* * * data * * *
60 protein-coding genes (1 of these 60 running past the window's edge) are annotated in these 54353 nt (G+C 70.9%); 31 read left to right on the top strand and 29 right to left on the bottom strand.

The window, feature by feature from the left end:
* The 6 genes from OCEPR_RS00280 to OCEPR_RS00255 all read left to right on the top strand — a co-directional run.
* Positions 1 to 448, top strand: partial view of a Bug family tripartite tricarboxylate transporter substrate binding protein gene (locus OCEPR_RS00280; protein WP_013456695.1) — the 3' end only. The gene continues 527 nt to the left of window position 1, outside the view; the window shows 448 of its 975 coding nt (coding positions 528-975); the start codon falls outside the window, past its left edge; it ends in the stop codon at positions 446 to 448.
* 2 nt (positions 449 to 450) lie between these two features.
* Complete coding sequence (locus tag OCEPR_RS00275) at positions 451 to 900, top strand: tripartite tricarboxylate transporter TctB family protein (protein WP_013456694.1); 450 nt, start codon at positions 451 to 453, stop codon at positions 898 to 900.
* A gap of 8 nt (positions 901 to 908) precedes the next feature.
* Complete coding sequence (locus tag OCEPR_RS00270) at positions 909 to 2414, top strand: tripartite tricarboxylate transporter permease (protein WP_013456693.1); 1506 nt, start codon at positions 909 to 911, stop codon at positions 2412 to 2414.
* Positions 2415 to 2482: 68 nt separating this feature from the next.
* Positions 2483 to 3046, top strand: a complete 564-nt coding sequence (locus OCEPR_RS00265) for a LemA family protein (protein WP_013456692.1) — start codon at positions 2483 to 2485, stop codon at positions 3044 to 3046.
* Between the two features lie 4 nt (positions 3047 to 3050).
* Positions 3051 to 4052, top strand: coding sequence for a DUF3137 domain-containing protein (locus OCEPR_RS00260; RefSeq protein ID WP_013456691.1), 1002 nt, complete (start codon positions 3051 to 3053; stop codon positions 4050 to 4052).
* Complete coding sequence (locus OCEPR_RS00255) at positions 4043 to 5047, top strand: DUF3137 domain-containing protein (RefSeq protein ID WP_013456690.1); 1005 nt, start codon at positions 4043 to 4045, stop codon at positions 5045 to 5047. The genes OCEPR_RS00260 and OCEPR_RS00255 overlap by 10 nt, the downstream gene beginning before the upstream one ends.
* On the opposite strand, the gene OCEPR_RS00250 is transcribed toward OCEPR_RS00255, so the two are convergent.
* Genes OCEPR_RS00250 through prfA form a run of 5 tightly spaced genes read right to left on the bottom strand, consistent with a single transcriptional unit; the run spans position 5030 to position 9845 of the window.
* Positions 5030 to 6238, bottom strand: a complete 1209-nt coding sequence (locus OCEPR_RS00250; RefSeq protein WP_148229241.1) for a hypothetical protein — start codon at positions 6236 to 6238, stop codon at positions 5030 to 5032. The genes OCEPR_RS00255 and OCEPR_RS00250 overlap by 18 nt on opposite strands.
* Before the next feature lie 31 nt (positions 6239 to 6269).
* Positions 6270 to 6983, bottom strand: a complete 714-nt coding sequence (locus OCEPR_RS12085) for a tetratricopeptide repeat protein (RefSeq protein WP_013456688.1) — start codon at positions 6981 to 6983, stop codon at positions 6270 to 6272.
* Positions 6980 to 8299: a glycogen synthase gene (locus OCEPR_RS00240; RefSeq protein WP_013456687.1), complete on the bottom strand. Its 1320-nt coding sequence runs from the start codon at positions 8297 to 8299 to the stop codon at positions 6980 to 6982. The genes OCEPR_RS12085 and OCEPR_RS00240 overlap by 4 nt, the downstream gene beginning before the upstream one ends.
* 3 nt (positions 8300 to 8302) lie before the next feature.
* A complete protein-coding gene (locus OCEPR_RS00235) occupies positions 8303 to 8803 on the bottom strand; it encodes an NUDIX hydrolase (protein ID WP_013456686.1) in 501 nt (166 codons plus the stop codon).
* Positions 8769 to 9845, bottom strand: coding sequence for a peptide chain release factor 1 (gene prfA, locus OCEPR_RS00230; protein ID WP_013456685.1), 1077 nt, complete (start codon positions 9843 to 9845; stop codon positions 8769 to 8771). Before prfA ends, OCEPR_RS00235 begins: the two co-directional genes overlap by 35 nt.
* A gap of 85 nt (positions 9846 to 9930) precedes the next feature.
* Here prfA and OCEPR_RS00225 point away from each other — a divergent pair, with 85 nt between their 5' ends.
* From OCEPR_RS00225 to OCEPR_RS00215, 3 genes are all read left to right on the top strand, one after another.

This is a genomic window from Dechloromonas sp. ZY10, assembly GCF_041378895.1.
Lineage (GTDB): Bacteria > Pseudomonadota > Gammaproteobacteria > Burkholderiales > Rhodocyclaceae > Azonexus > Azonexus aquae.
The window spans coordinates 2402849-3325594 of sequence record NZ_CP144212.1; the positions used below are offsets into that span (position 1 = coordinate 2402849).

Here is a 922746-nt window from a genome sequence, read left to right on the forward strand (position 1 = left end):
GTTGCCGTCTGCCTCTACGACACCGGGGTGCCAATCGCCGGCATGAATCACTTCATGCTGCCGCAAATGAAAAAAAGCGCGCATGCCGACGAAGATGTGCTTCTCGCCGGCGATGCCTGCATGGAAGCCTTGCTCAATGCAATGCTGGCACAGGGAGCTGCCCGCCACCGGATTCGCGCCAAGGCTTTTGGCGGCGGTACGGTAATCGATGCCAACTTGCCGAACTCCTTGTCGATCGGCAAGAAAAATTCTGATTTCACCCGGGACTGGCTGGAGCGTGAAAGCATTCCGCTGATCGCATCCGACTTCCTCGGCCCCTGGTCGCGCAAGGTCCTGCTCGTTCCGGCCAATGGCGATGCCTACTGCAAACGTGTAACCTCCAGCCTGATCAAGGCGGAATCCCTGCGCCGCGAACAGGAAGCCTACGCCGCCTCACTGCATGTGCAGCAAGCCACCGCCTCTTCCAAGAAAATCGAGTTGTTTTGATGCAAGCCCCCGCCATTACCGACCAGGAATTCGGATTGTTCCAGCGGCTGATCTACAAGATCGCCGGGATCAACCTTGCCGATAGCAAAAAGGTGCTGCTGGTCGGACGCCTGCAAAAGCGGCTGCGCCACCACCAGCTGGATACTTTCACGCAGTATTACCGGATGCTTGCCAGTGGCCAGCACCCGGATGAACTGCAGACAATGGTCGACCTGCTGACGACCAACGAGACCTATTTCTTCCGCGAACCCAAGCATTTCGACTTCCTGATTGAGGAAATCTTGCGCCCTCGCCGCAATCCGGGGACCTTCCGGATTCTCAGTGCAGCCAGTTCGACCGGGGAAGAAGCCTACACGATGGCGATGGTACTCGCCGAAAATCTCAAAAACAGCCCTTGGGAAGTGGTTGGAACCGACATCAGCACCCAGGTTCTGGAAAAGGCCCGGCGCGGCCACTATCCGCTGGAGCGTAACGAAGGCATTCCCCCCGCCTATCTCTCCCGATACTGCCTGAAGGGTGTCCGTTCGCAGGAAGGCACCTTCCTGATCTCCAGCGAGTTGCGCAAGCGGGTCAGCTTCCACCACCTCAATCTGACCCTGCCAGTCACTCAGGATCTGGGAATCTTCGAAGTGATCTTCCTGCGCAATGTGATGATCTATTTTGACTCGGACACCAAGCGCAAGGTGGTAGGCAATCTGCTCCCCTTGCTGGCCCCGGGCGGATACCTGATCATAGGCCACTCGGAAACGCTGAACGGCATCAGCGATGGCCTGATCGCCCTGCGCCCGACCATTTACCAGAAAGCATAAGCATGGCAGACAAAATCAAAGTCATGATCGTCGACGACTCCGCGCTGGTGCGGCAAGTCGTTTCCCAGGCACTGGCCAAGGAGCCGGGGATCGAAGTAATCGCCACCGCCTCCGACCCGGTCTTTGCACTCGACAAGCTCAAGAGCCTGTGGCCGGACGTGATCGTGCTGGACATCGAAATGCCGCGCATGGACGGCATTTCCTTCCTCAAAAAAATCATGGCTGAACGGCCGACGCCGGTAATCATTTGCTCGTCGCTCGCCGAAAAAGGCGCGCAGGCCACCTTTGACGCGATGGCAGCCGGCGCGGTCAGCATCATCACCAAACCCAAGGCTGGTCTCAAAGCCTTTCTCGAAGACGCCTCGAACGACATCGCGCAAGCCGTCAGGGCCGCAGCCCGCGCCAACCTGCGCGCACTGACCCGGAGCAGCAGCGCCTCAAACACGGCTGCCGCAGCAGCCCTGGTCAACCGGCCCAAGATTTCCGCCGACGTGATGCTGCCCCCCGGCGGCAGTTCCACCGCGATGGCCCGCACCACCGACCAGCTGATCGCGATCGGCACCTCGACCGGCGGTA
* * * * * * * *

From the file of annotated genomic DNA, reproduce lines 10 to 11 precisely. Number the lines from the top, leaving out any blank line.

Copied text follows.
* Positions 2483 to 3046, top strand: a complete 564-nt coding sequence (locus OCEPR_RS00265) for a LemA family protein (protein WP_013456692.1) — start codon at positions 2483 to 2485, stop codon at positions 3044 to 3046.
* Between the two features lie 4 nt (positions 3047 to 3050).